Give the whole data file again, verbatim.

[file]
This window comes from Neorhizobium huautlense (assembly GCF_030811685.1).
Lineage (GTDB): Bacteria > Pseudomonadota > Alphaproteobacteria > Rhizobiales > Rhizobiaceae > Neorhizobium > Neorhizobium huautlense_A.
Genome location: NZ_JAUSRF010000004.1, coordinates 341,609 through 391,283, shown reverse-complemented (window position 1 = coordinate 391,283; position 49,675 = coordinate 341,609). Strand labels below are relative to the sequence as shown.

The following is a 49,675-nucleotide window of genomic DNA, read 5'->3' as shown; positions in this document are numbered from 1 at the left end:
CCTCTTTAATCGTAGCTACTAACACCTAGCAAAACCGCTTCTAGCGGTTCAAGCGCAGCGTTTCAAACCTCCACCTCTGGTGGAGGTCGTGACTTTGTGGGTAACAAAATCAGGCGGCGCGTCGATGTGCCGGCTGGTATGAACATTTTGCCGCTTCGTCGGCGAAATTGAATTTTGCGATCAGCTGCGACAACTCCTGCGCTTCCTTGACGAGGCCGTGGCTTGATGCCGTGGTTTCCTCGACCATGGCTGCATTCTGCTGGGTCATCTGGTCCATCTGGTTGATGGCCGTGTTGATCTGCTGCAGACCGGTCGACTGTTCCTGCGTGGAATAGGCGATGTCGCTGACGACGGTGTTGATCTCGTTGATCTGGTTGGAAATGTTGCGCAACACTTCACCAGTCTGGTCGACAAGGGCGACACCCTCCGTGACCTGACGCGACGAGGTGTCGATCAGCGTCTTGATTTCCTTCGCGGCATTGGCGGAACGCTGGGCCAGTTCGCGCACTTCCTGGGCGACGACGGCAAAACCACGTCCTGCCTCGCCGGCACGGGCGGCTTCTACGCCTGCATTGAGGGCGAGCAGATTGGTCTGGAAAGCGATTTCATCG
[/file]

This window comes from Neorhizobium huautlense (assembly GCF_030811685.1).
Lineage (GTDB): Bacteria > Pseudomonadota > Alphaproteobacteria > Rhizobiales > Rhizobiaceae > Neorhizobium > Neorhizobium huautlense_A.
Genome location: NZ_JAUSRF010000004.1, coordinates 341,609 through 391,283, shown reverse-complemented (window position 1 = coordinate 391,283; position 49,675 = coordinate 341,609). Strand labels below are relative to the sequence as shown.

The following is a 49,675-nucleotide window of genomic DNA, read 5'->3' as shown; positions in this document are numbered from 1 at the left end:
CCTCTTTAATCGTAGCTACTAACACCTAGCAAAACCGCTTCTAGCGGTTCAAGCGCAGCGTTTCAAACCTCCACCTCTGGTGGAGGTCGTGACTTTGTGGGTAACAAAATCAGGCGGCGCGTCGATGTGCCGGCTGGTATGAACATTTTGCCGCTTCGTCGGCGAAATTGAATTTTGCGATCAGCTGCGACAACTCCTGCGCTTCCTTGACGAGGCCGTGGCTTGATGCCGTGGTTTCCTCGACCATGGCTGCATTCTGCTGGGTCATCTGGTCCATCTGGTTGATGGCCGTGTTGATCTGCTGCAGACCGGTCGACTGTTCCTGCGTGGAATAGGCGATGTCGCTGACGACGGTGTTGATCTCGTTGATCTGGTTGGAAATGTTGCGCAACACTTCACCAGTCTGGTCGACAAGGGCGACACCCTCCGTGACCTGACGCGACGAGGTGTCGATCAGCGTCTTGATTTCCTTCGCGGCATTGGCGGAACGCTGGGCCAGTTCGCGCACTTCCTGGGCGACGACGGCAAAACCACGTCCTGCCTCGCCGGCACGGGCGGCTTCTACGCCTGCATTGAGGGCGAGCAGATTGGTCTGGAAAGCGATTTCATCG